In lesson one of our Digital Painting 101 series, we got comfortable drawing digitally. In today's lesson, we're going to dig into the meat of Photoshop painting: the brush and eraser tools.
One tool, many forms
You might notice that the tool palette contains both a Pencil and a Brush tool. This seems like a reasonable distinction – after all, traditional painters have brushes, pencils, airbrushes, pens, and more. So where are the buttons for airbrushes? Spray paint? Markers? The answer is found in a single tool: the Brush tool. This single tool can take nearly any form – ranging from pens and pencils all the way to watercolor and rubber stamps. For your purposes the brush tool will be the only thing you need to add pigment to your canvas.
To change the type of brush that you're working with simply right click anywhere on the canvas (If you're using a Wacom tablet, the lower half of the rocker switch serves as right click. Be careful when gripping the pen – otherwise you might right click accidentially!)
When you do this a secret menu appears near your cursor. Each of these icons represents a different type of brush. You can add to this list with things called 'custom brushes', or make your own.
What brushes should you use?
Any artist will tell you a different answer to the question of brush choices. The best advice I can offer is to start simple. Limiting yourself to a handful of useful, versatile, brushes is the best way to approach digital painting. Even though I've been painting for years, the three following brushes are used for 90% of my painting.
Hard round – This has a circular head and a sharp edge. It's the most useful brush in all of Photoshop.
Soft round - Also circular, this brush lacks the definition of the hard round. It's more similar to an airbrush or spray paint. It is great for painting smooth transitions and moody atmosphere.
Hard flat - This is a variation of the Hard round. It has a flattened oval head and a hard edge. This has a more directional quality to it, but has a tendency to leave nice looking brush edge marks.
But what about that huge list of default brushes? In the pursuit of clarity, I would suggest getting rid of them. I'm not exaggerating when I say that the 'basic three' brushes are all you'll need to get going. I've provided a small .ABR file which contains my three basic brushes. Follow this link to download this file, and save it somewhere you will remember.
Installing the 'Basic 3' Custom Brushes:
- Restart Photoshop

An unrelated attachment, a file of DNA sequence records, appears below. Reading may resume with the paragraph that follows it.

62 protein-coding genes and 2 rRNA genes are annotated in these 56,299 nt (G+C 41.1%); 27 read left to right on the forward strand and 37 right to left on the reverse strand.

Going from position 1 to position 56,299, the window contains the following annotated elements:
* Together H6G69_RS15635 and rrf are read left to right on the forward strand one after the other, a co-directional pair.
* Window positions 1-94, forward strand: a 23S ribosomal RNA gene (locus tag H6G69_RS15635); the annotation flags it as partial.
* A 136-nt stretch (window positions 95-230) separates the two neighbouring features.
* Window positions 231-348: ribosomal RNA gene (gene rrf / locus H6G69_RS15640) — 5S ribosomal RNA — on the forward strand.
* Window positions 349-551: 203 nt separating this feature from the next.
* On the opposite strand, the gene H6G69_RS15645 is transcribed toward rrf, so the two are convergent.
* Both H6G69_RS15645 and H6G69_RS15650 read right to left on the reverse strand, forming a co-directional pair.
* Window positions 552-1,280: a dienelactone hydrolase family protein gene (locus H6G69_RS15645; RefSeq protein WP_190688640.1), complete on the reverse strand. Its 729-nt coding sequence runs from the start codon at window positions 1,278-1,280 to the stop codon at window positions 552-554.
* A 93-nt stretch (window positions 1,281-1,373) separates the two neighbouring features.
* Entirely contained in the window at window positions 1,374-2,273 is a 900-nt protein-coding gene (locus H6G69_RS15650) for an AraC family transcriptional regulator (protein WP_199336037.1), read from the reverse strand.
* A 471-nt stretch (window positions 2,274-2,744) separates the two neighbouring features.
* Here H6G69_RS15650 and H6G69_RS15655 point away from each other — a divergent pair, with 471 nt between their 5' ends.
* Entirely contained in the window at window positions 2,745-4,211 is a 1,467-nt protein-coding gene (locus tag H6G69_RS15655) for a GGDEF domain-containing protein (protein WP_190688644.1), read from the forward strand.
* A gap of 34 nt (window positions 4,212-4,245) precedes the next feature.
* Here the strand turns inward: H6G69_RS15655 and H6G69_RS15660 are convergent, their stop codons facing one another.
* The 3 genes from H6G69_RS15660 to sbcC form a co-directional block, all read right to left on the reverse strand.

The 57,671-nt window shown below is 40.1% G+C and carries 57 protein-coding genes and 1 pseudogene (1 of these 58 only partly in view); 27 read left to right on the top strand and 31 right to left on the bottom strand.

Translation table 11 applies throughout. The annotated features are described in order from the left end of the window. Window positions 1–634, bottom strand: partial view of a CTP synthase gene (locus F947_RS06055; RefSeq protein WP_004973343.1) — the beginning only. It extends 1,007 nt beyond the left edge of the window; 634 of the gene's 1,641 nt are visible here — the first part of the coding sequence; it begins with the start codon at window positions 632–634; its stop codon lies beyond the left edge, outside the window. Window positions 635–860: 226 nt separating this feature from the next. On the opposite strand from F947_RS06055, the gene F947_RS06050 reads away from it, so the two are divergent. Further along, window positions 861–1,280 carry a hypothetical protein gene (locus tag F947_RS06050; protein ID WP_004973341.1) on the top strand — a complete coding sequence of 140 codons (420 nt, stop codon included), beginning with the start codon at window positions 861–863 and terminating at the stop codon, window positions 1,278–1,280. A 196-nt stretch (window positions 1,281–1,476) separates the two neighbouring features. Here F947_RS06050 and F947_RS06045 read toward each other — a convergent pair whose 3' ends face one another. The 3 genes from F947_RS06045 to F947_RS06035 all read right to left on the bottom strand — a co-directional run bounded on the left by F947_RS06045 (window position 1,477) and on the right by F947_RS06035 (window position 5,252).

- Make a new document
- Select the Brush (B) tool, and reveal the Brush palette
- Click on the small Settings icon
- Select the "Replace brushes" option
- Locate and select the mKohr_basic3.ABR file
Congratulations! You've now removed some unnecessary clutter. If you want them back at any time, find the 'reset brushes' option on the same menu.
Brush tool, expanded
By now you've probably experimented with the brush tool. It makes marks pressure sensitive marks in the active (foreground) colour. With a few useful keyboard shortcuts, you can have much finer control!
Changing the color: To change the colour without using the colour picker, just hold down the ALT key. This changes your cursor to an eye dropper and wherever you click will select a new colour.
Changing the size: To change the size with keyboard shortcuts, use the bracket keys found to the right of the "P" key. "[" makes the brush smaller, and "] " makes the brush larger.
Alternately, hold down alt+right click and drag the red preview shape to alter the size of your brush (ctrl+option+drag on Mac).
Drawing along a ruler: To draw a vertical or horizontal line, first hold down the shift key. As you draw, you'll notice that your line has a magnetic quality as if you're drawing along a ruler.
"Pulling a straight line": To draw a straight line at any other angle, follow these simple steps:
- Click once to define the start, then release
- While holding shift, click to define the end of the line.
The one caveat of this technique is that the line's intensity will fade as it progresses from beginning to end. Keep in mind that the side you begin with will be darker than the ending side. If you're interested in making technical drawings, you could create a custom brush that has no pressure sensitivity – which would function more like an ink pen. A custom brush of this sort would not exhibit the same fading effect.
Move your current layer around: While the brush tool is active, you can hold the Ctrl key to temporarily select the Move tool. This can be handy if you want to change the placement of the layer you're drawing on.
The Eraser Tool
With all of that brush tool information you just trudged through, do you have the stamina left to learn about the Eraser tool? I'll let you in on a secret: you already have. The Eraser tool functions exactly the same as the brush tool – but it removes pigment instead of adding it. Everything you learned about the brush tool applies!
Because they share a custom brush library, you have access to the 'basic three' erasers when you right click.
Homework: Brush Drills
You've just covered a lot of ground. To review, try your best to re-create the following drawing. I've used the "basic three" brushes to draw a variety of marks. Try to use exclusively keyboard shortcuts if you can.